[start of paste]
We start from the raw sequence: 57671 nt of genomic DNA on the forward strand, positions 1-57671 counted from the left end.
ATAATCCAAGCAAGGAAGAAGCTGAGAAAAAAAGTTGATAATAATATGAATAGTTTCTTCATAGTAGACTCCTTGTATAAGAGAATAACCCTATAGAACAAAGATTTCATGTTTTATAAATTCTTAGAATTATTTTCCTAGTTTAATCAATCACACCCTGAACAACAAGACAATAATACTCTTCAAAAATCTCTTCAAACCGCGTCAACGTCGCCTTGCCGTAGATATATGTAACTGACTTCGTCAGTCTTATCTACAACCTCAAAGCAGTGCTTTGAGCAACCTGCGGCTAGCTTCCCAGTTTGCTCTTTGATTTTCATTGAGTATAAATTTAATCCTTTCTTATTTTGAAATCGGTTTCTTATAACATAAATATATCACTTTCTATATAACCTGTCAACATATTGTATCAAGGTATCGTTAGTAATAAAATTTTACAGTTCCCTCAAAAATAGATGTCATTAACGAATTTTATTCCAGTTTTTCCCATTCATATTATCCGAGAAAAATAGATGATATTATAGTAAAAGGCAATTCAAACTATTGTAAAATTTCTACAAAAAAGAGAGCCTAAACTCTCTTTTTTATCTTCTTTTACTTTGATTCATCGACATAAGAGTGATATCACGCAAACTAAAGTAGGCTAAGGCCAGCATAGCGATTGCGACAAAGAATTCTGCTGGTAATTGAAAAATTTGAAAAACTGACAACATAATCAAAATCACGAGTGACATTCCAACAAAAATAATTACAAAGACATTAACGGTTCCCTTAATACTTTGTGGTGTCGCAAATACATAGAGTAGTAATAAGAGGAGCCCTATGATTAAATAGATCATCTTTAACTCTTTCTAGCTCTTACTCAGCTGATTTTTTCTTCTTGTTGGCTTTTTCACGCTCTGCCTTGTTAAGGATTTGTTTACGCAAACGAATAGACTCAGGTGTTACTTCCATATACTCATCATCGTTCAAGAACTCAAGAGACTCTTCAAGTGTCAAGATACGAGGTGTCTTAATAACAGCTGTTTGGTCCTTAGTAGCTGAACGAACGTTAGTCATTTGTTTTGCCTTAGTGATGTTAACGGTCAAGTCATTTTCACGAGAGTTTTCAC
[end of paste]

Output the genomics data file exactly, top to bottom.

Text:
We start from the raw sequence: 57671 nt of genomic DNA on the forward strand, positions 1-57671 counted from the left end.
ATAATCCAAGCAAGGAAGAAGCTGAGAAAAAAAGTTGATAATAATATGAATAGTTTCTTCATAGTAGACTCCTTGTATAAGAGAATAACCCTATAGAACAAAGATTTCATGTTTTATAAATTCTTAGAATTATTTTCCTAGTTTAATCAATCACACCCTGAACAACAAGACAATAATACTCTTCAAAAATCTCTTCAAACCGCGTCAACGTCGCCTTGCCGTAGATATATGTAACTGACTTCGTCAGTCTTATCTACAACCTCAAAGCAGTGCTTTGAGCAACCTGCGGCTAGCTTCCCAGTTTGCTCTTTGATTTTCATTGAGTATAAATTTAATCCTTTCTTATTTTGAAATCGGTTTCTTATAACATAAATATATCACTTTCTATATAACCTGTCAACATATTGTATCAAGGTATCGTTAGTAATAAAATTTTACAGTTCCCTCAAAAATAGATGTCATTAACGAATTTTATTCCAGTTTTTCCCATTCATATTATCCGAGAAAAATAGATGATATTATAGTAAAAGGCAATTCAAACTATTGTAAAATTTCTACAAAAAAGAGAGCCTAAACTCTCTTTTTTATCTTCTTTTACTTTGATTCATCGACATAAGAGTGATATCACGCAAACTAAAGTAGGCTAAGGCCAGCATAGCGATTGCGACAAAGAATTCTGCTGGTAATTGAAAAATTTGAAAAACTGACAACATAATCAAAATCACGAGTGACATTCCAACAAAAATAATTACAAAGACATTAACGGTTCCCTTAATACTTTGTGGTGTCGCAAATACATAGAGTAGTAATAAGAGGAGCCCTATGATTAAATAGATCATCTTTAACTCTTTCTAGCTCTTACTCAGCTGATTTTTTCTTCTTGTTGGCTTTTTCACGCTCTGCCTTGTTAAGGATTTGTTTACGCAAACGAATAGACTCAGGTGTTACTTCCATATACTCATCATCGTTCAAGAACTCAAGAGACTCTTCAAGTGTCAAGATACGAGGTGTCTTAATAACAGCTGTTTGGTCCTTAGTAGCTGAACGAACGTTAGTCATTTGTTTTGCCTTAGTGATGTTAACGGTCAAGTCATTTTCACGAGAGTTTTCAC